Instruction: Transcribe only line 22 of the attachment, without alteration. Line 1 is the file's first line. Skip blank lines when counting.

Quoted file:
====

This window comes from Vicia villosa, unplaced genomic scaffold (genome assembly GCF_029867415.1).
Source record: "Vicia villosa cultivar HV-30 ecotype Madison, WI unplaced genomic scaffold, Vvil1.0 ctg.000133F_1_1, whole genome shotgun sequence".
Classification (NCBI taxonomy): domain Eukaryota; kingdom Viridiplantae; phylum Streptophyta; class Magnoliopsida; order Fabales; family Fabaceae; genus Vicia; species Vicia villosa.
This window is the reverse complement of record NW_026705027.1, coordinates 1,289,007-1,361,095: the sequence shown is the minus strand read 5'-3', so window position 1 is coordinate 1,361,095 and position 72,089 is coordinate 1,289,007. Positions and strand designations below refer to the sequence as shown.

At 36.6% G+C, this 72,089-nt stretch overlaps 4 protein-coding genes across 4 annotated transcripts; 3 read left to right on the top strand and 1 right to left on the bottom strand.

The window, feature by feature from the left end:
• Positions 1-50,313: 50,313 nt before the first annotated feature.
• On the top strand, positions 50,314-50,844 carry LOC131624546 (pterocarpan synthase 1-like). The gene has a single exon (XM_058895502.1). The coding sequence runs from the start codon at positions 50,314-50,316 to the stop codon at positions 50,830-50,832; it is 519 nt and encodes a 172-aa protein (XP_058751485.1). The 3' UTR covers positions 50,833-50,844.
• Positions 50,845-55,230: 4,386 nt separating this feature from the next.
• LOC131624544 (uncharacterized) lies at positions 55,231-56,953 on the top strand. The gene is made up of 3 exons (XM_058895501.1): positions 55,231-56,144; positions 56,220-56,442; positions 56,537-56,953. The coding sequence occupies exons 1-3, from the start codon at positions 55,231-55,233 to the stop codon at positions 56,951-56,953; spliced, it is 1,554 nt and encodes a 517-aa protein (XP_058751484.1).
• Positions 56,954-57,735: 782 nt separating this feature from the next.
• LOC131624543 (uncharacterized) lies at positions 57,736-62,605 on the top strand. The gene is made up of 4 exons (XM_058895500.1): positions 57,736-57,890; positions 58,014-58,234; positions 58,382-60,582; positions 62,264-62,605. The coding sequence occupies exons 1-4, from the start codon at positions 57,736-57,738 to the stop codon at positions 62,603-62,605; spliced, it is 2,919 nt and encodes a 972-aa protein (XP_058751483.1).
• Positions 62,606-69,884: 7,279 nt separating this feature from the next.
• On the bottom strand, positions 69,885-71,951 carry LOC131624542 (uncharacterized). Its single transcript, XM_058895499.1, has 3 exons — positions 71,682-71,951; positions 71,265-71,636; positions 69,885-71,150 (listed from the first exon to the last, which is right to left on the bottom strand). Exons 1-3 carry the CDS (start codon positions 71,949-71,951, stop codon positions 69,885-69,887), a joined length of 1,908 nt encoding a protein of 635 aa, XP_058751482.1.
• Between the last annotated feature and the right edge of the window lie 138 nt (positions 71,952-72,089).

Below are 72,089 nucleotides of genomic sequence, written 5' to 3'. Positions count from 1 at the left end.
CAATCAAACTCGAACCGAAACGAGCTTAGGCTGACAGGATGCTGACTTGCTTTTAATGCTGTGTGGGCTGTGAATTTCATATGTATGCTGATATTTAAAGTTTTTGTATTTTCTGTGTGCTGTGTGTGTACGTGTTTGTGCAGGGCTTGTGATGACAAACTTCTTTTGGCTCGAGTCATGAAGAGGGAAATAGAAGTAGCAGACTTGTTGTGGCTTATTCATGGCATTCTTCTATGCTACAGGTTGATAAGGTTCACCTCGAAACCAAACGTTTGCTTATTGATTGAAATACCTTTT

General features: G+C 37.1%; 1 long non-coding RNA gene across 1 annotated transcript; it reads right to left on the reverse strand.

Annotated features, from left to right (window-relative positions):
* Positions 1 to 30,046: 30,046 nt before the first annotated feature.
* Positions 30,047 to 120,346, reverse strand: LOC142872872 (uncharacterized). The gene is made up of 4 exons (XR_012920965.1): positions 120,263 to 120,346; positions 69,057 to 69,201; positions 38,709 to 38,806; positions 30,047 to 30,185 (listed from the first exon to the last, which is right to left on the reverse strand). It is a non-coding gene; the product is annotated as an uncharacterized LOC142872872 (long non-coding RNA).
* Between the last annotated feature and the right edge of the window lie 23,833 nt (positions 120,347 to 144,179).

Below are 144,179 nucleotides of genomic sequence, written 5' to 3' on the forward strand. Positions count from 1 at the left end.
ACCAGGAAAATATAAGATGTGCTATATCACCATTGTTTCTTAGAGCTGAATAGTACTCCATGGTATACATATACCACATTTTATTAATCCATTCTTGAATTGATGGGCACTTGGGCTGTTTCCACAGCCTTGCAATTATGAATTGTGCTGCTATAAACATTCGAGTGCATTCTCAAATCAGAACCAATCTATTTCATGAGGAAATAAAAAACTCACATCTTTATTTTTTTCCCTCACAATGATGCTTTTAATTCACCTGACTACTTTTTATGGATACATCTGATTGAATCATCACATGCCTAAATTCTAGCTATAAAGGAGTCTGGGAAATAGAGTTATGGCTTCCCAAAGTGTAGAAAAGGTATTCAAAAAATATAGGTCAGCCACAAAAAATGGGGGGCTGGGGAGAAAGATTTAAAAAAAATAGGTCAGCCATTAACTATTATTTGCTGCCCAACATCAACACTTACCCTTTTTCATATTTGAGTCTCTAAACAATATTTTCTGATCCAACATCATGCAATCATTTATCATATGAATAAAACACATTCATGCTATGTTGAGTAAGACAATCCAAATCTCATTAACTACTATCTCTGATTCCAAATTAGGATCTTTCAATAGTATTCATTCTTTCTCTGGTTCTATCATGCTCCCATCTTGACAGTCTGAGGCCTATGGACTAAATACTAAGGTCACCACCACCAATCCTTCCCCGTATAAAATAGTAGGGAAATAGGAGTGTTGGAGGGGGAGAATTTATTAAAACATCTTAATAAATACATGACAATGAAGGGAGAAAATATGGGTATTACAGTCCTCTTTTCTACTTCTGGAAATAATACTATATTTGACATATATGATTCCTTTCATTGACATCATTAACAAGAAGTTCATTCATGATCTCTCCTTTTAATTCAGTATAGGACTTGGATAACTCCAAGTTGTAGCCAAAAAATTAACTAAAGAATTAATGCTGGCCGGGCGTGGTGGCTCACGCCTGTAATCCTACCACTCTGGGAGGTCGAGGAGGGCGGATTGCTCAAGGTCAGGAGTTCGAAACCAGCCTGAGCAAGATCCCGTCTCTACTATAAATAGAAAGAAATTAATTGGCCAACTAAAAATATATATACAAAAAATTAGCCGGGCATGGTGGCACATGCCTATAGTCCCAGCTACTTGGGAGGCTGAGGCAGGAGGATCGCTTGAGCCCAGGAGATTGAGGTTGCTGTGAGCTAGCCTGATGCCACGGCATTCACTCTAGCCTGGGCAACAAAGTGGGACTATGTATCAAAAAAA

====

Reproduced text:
* Between the last annotated feature and the right edge of the window lie 23,833 nt (positions 120,347 to 144,179).